The self-help movement has become a global phenomenon touching millions of lives. But some of it appears to be more self-harm then self-help. The 2016 CNN documentary ‘Enlighten us’, on the deaths of three self-help devotees, issues a warning: beware the self-appointed guru on a giant ego trip.
Increasingly accused of exploiting the vulnerable and the weak, the self-help industry appeals to a fundamental desire: to find meaning, gratification and simple solutions to life’s complexities. So potentially, almost anybody can be drawn in.
Given its rogue elements, how can you sort the wheat from the chaff and find a self-help approach that works?
Recognise that achieving goals will not bring long term happiness
Science has proven that when we focus on extrinsic goals (e.g. attaining vast wealth or looking 21 again) we become not more, but less happy and fulfilled. A fixation on outer pursuits leads to psychological instability. The thrill of attainment is brief. Then a process known as ‘hedonic adaptation’ sets in; we grow accustomed to our new acquisitions and start to find them insignificant.
By contrast, keeping our attention fixed on intrinsic goals – who we are as a person, at work, in our relationships and in our giving to the world – delivers the optimism and uplift most humans desire. But being happy is a skill we have to develop by repeatedly noticing, and taking in, those fleeting instances of joy.
Accept that achieving success will not make you feel worthy
Sometimes, we set and pursue our goals by way of compensating for an underlying sense of lack and a gnawing insecurity; we believe we will feel worthy once we have acquired the trophies of success. We connect our inner value to our outer value – imagining that the money will bring us security.
In truth, our worthiness and sense of self-assurance already exist within us. They are who, and what, we are. We don’t need to squander any resources seeking value in the world; humans benefit more from living a productive, principled life, inspired by knowing their own worthiness.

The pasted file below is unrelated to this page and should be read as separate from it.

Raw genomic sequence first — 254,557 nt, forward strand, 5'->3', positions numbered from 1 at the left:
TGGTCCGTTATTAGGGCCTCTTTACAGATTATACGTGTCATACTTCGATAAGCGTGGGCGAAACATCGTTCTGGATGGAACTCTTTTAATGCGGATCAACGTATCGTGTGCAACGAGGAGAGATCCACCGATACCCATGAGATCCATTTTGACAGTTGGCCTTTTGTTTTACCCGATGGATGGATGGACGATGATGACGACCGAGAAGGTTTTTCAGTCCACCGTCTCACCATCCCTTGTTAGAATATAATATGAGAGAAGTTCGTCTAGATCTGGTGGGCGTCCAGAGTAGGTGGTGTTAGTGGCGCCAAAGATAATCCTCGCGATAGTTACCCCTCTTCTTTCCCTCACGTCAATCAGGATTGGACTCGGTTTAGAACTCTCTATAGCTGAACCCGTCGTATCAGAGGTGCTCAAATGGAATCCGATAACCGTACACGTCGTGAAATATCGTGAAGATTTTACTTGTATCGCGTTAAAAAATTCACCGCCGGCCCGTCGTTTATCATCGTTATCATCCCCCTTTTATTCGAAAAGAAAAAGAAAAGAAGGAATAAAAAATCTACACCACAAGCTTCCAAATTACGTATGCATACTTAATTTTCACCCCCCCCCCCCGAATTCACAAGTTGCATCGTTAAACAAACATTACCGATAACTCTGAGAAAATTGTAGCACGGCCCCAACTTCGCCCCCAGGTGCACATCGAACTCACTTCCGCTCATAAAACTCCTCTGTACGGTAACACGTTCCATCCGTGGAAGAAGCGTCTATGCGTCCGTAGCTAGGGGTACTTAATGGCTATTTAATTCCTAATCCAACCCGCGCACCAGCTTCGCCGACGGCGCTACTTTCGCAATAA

Acknowledge the wisdom within you
There is a glut of information, some of it valuable and some of it utterly meaningless. Yes, continuous learning is important, but so is the practice of listening to the intelligence and wisdom inside.
We attune to this innate intelligence whenever we take time out for reflection, for example, in nature, by meditating, or painting. If we are constantly on the go we miss the internal cues that inspire us to change direction. If we allow ourselves the time and space to tune in, we can also become more discerning as to which self-help practice might be of greatest benefit to us. This internal guidance offers a better set of promptings than the false persuasions of marketing hype.
Accept that ‘helping the self’ takes years of focused commitment
We all want a quick fix – but the reality is that personal evolution takes a lifetime of dedication. It requires training the mind, repeatedly letting go of the reactions of the personality and persistently aligning with our ‘Higher nature’. Accept that the journey is long-term. The peaks are hard-won and difficult to sustain. Importantly, no guru can do it for us.
So, can self-help really help?
True self-help means taking 100 per cent responsibility; only you can heal your life. To be guided by a coach or mentor with a wealth of experience can be valuable. But all the very best self-help counsellors, courses, books and DVDs are of scant benefit unless they convey that the answers lie within. And most gurus won’t tell you that.
Sarah Alexander is a coach and trainer who specialises in working with coaches, consultants and business professionals with a focus on inspiring and empowering others.
Her approach is based on the principles set out in her book, Spiritual Intelligence in Leadership. These principles include practical strategies underpinned by the latest findings of neuroscience. Sarah also offers two coaching programmes: Resilience: How to Succeed in Difficult Times and Coaching for Optimal Performance and Low Stress.
Sarah has worked nationally and internationally with entrepreneurs, performers, sports competitors, and a winner of the prestigious PGA Golf Championships. Sarah has also taught leadership and development programmes for Shell and other multinationals in the UK, Europe and the Far East.